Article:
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Why giving a gift to a journalist is just that. A gift.

There has been a bit of a debate going on of late about the appropriateness of PRs sending gifts to journalists in order to get on their ‘good side’ or to convince them to run a story.

In my opinion there is nothing wrong with sending gifts to journalists as long as it is just that – a gift.  As my fellow WordStormer Kimberly Lee responded in the Mumbrella debate, a genuine gift is one that is given without expectations of receiving anything back.

For example the editor of a certain business magazine had a birthday last week and we sent her a bunch of flowers. We did not do this to suck up, get noticed or as bribery to publish our clients’ stories. As we are business associates, we simply knew it was her birthday and wanted to recognise the occasion with flowers.

Obviously if you want a journalist to review or write about a product it makes sense to send them the product or offer the service so that they can sample it for themselves. I do not view this as sending gifts as bribery but rather letting them experience the product or service for themselves so that they have a sound base to write about it.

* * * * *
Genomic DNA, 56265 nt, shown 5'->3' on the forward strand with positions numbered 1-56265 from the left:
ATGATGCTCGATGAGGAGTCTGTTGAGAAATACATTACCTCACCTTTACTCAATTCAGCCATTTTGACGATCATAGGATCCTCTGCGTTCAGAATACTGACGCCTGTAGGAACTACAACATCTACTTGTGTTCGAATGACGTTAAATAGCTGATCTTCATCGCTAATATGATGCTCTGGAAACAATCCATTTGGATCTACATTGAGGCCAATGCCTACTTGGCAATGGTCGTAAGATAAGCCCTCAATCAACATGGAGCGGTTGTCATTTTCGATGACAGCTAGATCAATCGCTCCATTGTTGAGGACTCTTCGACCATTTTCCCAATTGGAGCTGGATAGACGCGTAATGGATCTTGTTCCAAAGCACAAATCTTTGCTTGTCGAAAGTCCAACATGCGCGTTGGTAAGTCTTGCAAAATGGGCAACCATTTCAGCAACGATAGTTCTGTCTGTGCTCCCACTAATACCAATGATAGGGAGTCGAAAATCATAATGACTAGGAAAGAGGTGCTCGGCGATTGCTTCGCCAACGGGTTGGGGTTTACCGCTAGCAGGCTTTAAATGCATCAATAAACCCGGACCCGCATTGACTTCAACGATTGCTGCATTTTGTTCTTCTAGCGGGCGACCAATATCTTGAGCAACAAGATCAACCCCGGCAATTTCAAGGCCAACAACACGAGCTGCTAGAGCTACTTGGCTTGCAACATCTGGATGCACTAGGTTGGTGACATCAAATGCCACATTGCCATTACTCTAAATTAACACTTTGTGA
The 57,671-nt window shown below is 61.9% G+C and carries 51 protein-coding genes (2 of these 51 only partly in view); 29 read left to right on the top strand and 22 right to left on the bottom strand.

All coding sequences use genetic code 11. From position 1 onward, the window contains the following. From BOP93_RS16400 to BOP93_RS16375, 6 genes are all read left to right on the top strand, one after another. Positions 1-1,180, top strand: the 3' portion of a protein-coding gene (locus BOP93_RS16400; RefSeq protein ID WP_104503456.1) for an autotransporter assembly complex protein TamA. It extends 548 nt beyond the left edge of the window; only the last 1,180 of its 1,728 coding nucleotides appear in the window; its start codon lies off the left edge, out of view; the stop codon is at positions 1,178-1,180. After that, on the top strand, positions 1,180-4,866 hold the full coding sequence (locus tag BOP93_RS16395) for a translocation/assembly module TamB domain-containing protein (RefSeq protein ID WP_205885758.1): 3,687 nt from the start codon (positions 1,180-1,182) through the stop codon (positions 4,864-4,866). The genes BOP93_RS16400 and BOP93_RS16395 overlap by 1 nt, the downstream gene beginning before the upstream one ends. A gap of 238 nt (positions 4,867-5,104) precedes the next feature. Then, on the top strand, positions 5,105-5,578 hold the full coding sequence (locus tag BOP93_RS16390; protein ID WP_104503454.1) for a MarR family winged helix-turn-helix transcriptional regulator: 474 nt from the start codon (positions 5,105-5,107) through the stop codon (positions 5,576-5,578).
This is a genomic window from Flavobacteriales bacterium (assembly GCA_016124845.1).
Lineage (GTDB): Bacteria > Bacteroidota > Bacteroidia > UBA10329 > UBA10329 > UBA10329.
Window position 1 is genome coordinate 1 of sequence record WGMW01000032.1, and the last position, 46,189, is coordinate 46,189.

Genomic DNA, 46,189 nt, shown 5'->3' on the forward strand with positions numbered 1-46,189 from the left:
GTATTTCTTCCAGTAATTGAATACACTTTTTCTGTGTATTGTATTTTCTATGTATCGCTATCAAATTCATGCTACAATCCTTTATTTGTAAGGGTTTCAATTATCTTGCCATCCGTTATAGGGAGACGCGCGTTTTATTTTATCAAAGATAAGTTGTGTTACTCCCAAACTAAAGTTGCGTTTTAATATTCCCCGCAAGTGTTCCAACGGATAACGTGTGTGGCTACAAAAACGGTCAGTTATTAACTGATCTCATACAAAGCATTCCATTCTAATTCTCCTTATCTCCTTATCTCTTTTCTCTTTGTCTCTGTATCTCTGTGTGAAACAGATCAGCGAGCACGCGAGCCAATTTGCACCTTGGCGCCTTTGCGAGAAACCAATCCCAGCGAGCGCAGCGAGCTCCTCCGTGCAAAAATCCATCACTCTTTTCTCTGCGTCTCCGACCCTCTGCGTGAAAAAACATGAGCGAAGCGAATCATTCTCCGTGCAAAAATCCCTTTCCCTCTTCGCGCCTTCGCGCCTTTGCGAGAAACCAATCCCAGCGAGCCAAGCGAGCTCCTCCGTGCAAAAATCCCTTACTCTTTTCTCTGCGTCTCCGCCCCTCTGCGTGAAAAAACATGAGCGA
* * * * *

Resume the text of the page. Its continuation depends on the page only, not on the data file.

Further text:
If you are going to send product of any kind to a journalist in my experience it is best to ‘dress it up’ in a creative concept so that it makes impact when it lands on their desk.

For instance when I was working as a researcher at A Current Affair we received a press release about an online supermarket in a miniature shopping trolley.  It was cute and quirky and this little trolley really got our attention – or mine anyway! Needless to say the online business enjoyed a good five minutes of prime time airtime and reaped the reward for months to follow.

In summary I think that everyone including journalists loves receiving presents.  If you’d like to touch another human being with a kind gesture then send away, otherwise save your money and just pitch a relevant angle to the correct person within the publication or production and enjoy a great result.

What do you think?

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Monica Rosenfeld

Monica Rosenfeld

After an extensive career in TV journalism including Channel 9’s Getaway and A Current Affair, Monica Rosenfeld established WordStorm PR in 2000. Monica’s experience at Channel 9 was invaluable as it allowed her to set up a PR agency that clearly understood the day-to-day workings of a busy media office. WordStorm PR represents a range of consumer, lifestyle, food, health, hospitality and B2B clients. With her extensive experience in public relations, Monica’s blog will focus on helping business owners to effectively communicate to the media and consumers to get their brand noticed.

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